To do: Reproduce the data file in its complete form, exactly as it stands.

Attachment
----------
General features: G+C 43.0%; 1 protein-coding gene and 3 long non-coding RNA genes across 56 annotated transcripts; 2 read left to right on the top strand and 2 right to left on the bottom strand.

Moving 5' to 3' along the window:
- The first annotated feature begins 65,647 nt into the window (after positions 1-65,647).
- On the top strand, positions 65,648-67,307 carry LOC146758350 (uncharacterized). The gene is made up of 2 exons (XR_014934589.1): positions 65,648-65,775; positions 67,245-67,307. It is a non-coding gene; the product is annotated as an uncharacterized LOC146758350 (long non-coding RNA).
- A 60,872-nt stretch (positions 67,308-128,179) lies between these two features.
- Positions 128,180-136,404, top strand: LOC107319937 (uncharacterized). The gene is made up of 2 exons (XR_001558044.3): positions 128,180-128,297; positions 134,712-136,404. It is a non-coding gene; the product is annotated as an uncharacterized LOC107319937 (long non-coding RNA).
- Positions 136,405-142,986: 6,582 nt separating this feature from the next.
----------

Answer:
General features: G+C 43.0%; 1 protein-coding gene and 3 long non-coding RNA genes across 56 annotated transcripts; 2 read left to right on the top strand and 2 right to left on the bottom strand.

Moving 5' to 3' along the window:
- The first annotated feature begins 65,647 nt into the window (after positions 1-65,647).
- On the top strand, positions 65,648-67,307 carry LOC146758350 (uncharacterized). The gene is made up of 2 exons (XR_014934589.1): positions 65,648-65,775; positions 67,245-67,307. It is a non-coding gene; the product is annotated as an uncharacterized LOC146758350 (long non-coding RNA).
- A 60,872-nt stretch (positions 67,308-128,179) lies between these two features.
- Positions 128,180-136,404, top strand: LOC107319937 (uncharacterized). The gene is made up of 2 exons (XR_001558044.3): positions 128,180-128,297; positions 134,712-136,404. It is a non-coding gene; the product is annotated as an uncharacterized LOC107319937 (long non-coding RNA).
- Positions 136,405-142,986: 6,582 nt separating this feature from the next.